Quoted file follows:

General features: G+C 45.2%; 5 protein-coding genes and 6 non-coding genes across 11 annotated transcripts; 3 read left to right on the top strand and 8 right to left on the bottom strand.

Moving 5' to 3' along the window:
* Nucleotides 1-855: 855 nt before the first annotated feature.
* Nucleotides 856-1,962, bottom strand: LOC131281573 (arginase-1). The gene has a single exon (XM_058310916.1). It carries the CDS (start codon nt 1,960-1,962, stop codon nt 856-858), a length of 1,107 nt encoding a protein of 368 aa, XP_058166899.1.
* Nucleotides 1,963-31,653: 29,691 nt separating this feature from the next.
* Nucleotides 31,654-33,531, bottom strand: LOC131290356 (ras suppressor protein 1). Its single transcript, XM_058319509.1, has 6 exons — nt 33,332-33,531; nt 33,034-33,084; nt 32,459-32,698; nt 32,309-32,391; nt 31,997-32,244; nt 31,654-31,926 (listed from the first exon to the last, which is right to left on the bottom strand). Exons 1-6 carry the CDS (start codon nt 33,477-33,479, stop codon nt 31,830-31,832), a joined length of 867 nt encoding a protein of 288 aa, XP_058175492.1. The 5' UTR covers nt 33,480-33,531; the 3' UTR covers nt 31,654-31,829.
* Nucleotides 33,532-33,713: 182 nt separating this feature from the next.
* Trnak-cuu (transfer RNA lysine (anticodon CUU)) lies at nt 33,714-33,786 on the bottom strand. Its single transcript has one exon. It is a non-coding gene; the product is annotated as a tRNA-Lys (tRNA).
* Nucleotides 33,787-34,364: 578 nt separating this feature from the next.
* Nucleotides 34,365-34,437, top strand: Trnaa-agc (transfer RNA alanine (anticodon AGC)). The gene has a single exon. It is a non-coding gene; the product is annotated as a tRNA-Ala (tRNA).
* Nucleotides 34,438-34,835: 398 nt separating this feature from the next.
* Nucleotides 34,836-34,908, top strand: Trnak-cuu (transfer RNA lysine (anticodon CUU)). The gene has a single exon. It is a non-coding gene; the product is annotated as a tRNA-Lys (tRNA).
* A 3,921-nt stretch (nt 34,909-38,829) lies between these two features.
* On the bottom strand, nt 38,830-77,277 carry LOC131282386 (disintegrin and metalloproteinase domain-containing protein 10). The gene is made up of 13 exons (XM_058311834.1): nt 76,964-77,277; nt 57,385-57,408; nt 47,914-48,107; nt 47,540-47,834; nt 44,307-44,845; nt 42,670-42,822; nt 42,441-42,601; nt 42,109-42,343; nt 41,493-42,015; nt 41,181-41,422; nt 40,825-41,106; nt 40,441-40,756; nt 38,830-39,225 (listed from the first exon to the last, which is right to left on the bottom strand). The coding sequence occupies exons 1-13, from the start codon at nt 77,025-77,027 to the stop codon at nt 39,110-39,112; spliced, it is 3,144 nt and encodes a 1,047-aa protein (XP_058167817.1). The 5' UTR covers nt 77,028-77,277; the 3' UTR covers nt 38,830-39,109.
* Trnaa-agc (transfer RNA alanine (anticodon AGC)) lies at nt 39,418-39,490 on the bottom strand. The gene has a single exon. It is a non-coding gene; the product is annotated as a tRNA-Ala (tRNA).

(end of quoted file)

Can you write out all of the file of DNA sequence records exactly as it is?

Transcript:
General features: G+C 45.2%; 5 protein-coding genes and 6 non-coding genes across 11 annotated transcripts; 3 read left to right on the top strand and 8 right to left on the bottom strand.

Moving 5' to 3' along the window:
* Nucleotides 1-855: 855 nt before the first annotated feature.
* Nucleotides 856-1,962, bottom strand: LOC131281573 (arginase-1). The gene has a single exon (XM_058310916.1). It carries the CDS (start codon nt 1,960-1,962, stop codon nt 856-858), a length of 1,107 nt encoding a protein of 368 aa, XP_058166899.1.
* Nucleotides 1,963-31,653: 29,691 nt separating this feature from the next.
* Nucleotides 31,654-33,531, bottom strand: LOC131290356 (ras suppressor protein 1). Its single transcript, XM_058319509.1, has 6 exons — nt 33,332-33,531; nt 33,034-33,084; nt 32,459-32,698; nt 32,309-32,391; nt 31,997-32,244; nt 31,654-31,926 (listed from the first exon to the last, which is right to left on the bottom strand). Exons 1-6 carry the CDS (start codon nt 33,477-33,479, stop codon nt 31,830-31,832), a joined length of 867 nt encoding a protein of 288 aa, XP_058175492.1. The 5' UTR covers nt 33,480-33,531; the 3' UTR covers nt 31,654-31,829.
* Nucleotides 33,532-33,713: 182 nt separating this feature from the next.
* Trnak-cuu (transfer RNA lysine (anticodon CUU)) lies at nt 33,714-33,786 on the bottom strand. Its single transcript has one exon. It is a non-coding gene; the product is annotated as a tRNA-Lys (tRNA).
* Nucleotides 33,787-34,364: 578 nt separating this feature from the next.
* Nucleotides 34,365-34,437, top strand: Trnaa-agc (transfer RNA alanine (anticodon AGC)). The gene has a single exon. It is a non-coding gene; the product is annotated as a tRNA-Ala (tRNA).
* Nucleotides 34,438-34,835: 398 nt separating this feature from the next.
* Nucleotides 34,836-34,908, top strand: Trnak-cuu (transfer RNA lysine (anticodon CUU)). The gene has a single exon. It is a non-coding gene; the product is annotated as a tRNA-Lys (tRNA).
* A 3,921-nt stretch (nt 34,909-38,829) lies between these two features.
* On the bottom strand, nt 38,830-77,277 carry LOC131282386 (disintegrin and metalloproteinase domain-containing protein 10). The gene is made up of 13 exons (XM_058311834.1): nt 76,964-77,277; nt 57,385-57,408; nt 47,914-48,107; nt 47,540-47,834; nt 44,307-44,845; nt 42,670-42,822; nt 42,441-42,601; nt 42,109-42,343; nt 41,493-42,015; nt 41,181-41,422; nt 40,825-41,106; nt 40,441-40,756; nt 38,830-39,225 (listed from the first exon to the last, which is right to left on the bottom strand). The coding sequence occupies exons 1-13, from the start codon at nt 77,025-77,027 to the stop codon at nt 39,110-39,112; spliced, it is 3,144 nt and encodes a 1,047-aa protein (XP_058167817.1). The 5' UTR covers nt 77,028-77,277; the 3' UTR covers nt 38,830-39,109.
* Trnaa-agc (transfer RNA alanine (anticodon AGC)) lies at nt 39,418-39,490 on the bottom strand. The gene has a single exon. It is a non-coding gene; the product is annotated as a tRNA-Ala (tRNA).